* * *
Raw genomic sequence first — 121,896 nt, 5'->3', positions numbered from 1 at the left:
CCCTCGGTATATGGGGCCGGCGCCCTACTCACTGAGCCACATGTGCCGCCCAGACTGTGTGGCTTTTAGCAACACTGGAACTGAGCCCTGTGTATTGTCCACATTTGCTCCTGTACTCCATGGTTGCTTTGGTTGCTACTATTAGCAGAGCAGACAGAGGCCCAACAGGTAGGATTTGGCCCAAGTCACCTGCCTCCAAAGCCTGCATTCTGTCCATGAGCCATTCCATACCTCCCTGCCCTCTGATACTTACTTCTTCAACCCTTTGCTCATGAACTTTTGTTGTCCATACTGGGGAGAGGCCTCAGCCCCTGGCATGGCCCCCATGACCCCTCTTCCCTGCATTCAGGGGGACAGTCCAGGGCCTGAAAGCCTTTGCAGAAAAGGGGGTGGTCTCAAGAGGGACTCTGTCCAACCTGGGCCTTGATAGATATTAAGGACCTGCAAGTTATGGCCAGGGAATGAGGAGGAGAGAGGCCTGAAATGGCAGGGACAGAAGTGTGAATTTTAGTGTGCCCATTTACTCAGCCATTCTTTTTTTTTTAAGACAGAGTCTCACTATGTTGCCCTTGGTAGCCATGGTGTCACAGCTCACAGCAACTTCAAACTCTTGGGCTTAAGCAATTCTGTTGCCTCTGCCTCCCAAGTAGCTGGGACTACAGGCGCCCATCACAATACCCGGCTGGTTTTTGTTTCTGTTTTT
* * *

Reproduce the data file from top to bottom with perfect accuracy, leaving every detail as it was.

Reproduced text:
Raw genomic sequence first — 121,896 nt, 5'->3', positions numbered from 1 at the left:
CCCTCGGTATATGGGGCCGGCGCCCTACTCACTGAGCCACATGTGCCGCCCAGACTGTGTGGCTTTTAGCAACACTGGAACTGAGCCCTGTGTATTGTCCACATTTGCTCCTGTACTCCATGGTTGCTTTGGTTGCTACTATTAGCAGAGCAGACAGAGGCCCAACAGGTAGGATTTGGCCCAAGTCACCTGCCTCCAAAGCCTGCATTCTGTCCATGAGCCATTCCATACCTCCCTGCCCTCTGATACTTACTTCTTCAACCCTTTGCTCATGAACTTTTGTTGTCCATACTGGGGAGAGGCCTCAGCCCCTGGCATGGCCCCCATGACCCCTCTTCCCTGCATTCAGGGGGACAGTCCAGGGCCTGAAAGCCTTTGCAGAAAAGGGGGTGGTCTCAAGAGGGACTCTGTCCAACCTGGGCCTTGATAGATATTAAGGACCTGCAAGTTATGGCCAGGGAATGAGGAGGAGAGAGGCCTGAAATGGCAGGGACAGAAGTGTGAATTTTAGTGTGCCCATTTACTCAGCCATTCTTTTTTTTTTAAGACAGAGTCTCACTATGTTGCCCTTGGTAGCCATGGTGTCACAGCTCACAGCAACTTCAAACTCTTGGGCTTAAGCAATTCTGTTGCCTCTGCCTCCCAAGTAGCTGGGACTACAGGCGCCCATCACAATACCCGGCTGGTTTTTGTTTCTGTTTTT